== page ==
Exciting news that there may be a cure for vinegar syndrome. Would this
apply to film as well as tape?
Pls keep us informed of any new developments.
On 2/3/2012 11:02 AM, Richard L. Hess wrote:
> Hello, Corey, Brian, Tom, and Chris,
> I think this is phenomenally interesting and am not surprised.
> Chris, I think you are lucky recovering tapes from the 1960s. There was
> actually the introduction of a new problem in the 1970s with the change
> to polyester polyurethane binders on tapes. This change in binder
> material also was accompanied by a change to back-coated tapes where
> there were two binders in contact with each other.
> So yes, tapes from the 1970s and later are more problematic than simpler
> tapes from the 1960s in many instances.
> Our good friends in Austria may be close to disclosing a long-term fix
> for vinegar syndrome, so that side of early tapes may be covered soon.
> Thanks to Nadja Wallaszkovits and others for their work on this.
> Back to the specific subject at hand:
> While the precise mechanisms have been discussed at length, I am not
> aware of a completely definitive molecular-level model of this process
> (degradation + baking) that is fully accurate and complete. This is
> discussed obliquely in my ARSC paper of a few years ago.
> I am not certain how the time and temperature curves interact, but,
> obviously there is a certain amount of energy under the curve as long as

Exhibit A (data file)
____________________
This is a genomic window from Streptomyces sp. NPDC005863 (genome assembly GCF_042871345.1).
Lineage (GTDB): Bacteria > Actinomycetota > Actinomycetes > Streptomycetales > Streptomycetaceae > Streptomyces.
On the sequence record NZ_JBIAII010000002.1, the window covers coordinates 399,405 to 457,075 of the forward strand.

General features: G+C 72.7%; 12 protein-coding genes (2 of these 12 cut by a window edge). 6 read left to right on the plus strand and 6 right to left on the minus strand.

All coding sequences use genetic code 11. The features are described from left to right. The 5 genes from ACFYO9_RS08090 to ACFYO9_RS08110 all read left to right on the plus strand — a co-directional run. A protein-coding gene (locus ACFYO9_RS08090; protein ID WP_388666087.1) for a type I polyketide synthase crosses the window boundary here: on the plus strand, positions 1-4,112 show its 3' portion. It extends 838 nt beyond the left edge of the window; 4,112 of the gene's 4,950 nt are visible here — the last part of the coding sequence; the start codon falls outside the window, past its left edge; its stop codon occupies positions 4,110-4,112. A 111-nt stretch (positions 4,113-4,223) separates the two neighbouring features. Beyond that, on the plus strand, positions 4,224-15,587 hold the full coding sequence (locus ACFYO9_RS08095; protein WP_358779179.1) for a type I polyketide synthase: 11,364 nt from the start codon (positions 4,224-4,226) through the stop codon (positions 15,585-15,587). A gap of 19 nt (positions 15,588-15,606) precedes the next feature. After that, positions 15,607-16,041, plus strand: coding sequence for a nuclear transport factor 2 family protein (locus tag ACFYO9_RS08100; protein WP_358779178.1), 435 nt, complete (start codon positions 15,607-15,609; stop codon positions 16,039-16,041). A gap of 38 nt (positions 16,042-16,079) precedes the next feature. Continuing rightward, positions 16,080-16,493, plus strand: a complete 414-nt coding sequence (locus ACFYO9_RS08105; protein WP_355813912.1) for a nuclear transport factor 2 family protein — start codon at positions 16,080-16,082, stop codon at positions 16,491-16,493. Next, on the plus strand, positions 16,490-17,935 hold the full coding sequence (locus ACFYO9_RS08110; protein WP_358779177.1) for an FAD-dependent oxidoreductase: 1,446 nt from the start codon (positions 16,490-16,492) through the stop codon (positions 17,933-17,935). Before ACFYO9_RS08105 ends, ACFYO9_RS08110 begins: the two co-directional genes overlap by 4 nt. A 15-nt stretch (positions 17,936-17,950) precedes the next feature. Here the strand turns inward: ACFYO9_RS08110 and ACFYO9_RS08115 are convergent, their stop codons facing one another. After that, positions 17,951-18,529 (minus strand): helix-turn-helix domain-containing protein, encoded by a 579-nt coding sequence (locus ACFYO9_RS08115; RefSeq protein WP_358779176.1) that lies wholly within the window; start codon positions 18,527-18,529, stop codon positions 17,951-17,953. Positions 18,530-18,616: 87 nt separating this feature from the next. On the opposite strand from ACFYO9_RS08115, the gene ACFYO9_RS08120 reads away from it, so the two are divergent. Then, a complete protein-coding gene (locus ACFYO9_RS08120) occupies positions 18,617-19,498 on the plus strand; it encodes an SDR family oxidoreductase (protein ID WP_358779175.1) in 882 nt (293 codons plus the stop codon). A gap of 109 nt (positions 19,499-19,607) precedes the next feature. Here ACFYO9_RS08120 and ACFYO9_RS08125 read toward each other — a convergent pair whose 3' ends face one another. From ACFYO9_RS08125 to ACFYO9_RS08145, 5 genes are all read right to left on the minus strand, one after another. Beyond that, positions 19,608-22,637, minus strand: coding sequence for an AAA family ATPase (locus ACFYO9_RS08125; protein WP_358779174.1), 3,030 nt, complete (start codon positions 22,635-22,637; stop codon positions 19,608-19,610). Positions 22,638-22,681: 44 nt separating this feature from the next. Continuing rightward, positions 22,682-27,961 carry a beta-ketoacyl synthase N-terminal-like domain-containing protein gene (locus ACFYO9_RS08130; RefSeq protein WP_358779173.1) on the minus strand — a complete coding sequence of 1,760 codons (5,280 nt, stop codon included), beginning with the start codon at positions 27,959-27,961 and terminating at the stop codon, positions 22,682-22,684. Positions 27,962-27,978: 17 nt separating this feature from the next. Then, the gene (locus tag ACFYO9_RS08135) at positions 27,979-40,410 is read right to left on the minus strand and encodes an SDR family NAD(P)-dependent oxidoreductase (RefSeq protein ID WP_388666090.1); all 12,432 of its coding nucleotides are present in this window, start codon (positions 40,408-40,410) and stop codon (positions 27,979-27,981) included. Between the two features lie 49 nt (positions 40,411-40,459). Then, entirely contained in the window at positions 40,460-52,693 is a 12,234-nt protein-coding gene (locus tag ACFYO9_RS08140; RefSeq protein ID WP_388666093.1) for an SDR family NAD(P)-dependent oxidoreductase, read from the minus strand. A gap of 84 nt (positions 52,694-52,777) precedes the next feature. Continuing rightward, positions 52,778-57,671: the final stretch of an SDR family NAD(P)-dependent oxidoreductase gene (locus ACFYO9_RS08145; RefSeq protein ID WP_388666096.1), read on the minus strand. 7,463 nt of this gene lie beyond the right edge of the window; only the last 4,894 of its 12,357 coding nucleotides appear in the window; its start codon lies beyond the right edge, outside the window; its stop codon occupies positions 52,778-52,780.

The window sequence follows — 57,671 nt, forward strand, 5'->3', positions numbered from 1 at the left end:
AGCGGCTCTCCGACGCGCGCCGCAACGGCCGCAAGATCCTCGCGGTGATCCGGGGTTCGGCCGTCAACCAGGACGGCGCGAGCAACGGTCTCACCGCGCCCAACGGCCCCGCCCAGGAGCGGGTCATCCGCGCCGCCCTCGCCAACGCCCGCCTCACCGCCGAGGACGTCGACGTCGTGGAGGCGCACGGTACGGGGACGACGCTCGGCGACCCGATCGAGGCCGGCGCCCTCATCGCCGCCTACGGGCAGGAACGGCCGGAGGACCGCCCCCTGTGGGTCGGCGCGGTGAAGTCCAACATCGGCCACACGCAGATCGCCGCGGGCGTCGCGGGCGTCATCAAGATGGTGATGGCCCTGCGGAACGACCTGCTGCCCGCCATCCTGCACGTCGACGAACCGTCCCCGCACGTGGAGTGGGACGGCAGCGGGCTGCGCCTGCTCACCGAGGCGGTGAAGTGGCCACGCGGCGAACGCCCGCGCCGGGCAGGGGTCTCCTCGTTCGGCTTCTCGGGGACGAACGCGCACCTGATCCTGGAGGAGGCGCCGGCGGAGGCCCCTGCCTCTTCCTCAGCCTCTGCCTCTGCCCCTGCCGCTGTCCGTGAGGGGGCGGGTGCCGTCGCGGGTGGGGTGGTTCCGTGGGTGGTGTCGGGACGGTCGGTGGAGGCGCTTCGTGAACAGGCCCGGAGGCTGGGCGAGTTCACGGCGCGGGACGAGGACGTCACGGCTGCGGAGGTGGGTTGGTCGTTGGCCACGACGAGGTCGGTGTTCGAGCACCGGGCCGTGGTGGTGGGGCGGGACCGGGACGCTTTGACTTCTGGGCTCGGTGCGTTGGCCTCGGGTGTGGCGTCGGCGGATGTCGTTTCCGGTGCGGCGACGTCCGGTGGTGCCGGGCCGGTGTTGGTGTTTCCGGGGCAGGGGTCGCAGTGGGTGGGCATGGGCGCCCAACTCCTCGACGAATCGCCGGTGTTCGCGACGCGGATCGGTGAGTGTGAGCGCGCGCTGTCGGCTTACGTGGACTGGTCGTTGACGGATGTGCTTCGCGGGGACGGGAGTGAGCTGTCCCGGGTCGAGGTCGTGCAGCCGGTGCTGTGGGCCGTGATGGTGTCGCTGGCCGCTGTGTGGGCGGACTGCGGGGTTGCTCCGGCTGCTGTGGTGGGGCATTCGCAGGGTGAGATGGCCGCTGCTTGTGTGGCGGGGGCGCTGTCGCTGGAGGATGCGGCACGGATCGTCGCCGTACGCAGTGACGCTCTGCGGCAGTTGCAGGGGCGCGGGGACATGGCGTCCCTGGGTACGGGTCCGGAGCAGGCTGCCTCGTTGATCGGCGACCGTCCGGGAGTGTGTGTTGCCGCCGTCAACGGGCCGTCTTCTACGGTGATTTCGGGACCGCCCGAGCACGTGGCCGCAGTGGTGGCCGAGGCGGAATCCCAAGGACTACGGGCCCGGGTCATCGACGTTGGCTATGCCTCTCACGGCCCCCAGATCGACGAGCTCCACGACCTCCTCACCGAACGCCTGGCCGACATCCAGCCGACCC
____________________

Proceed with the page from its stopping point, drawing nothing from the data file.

> one stays away from trigger points. I recently researched PET film a bit
> more and found that the glass transition temperature (Tg) of the
> basefilm is considered to be about 70 °C while its melting point is
> around 250 °C.
> Let's look at the temperatures involved:
> The Ampex patent uses both 50 °C and 54 °C. Corey's post indicated that
> they used 48 °C.
> There is not a huge difference between 48 °C and even 54 °C when the
> next step of possible risk is 70 °C. (Sorry, science is done in °C, but
> these four temperatures are 118, 122, 129, and 158 °F.) However, I am
> not generally comfortable exceeding 54 °C.
> The usual concern for digital audio tape is that the dimensional
> stability of the basefilm will be damaged. If the Tg of the basefilm is
> 70 °C, then I don't think we need to worry at 54 °C or below, especially
> with a melting point of 250 °C or so.
> The Tg of the mag coat of one squealing tape, by the way, was measured
> at about 8 °C. This helps support my cold playback concept. (Tg is the
> point where the surface changes from glass-like to rubbery).
> There is another thought process involving long-term degradation as
> plotted against time as well as the amount of treatment needed to make
> the tape playable.
> If we look at some critical times we can see perhaps:
> Onset of SSS
> Medium SSS
> Heavy SSS
> Almost impossible SSS
> Within a short period (less than a year?) a tape goes from playable to
> needing baking. This appears to be anywhere from 5-10 years from date of
> Of course, all of these timings are modulated by storage humidity (and
> to a lesser degree temperature and the fluctuation of both).
> At some point, casual baking (4 hours or so) stops being effective.
> Let's say that's Medium SSS.
> Further on, we find we need to bake for 24 hours or a bit more. Let's
> say that's Heavy SSS.
> At some point we see Almost Impossible SSS with one reel I was
> successful with taking four 48 hour cycles to make it playable (it was
> not playable after two, and thinking this is all logarithmic, I just
> doubled the previous baking).
> So, with these digi tapes we are in the early stages and they are
> responding just like analogue tapes did back in the 1980s and 1990s. One
> factor that is making the digi tapes easier to bake is that the coatings
> on the digi tapes are thinner than on the analogue tapes.
> I predict that digi tapes will require longer baking times down the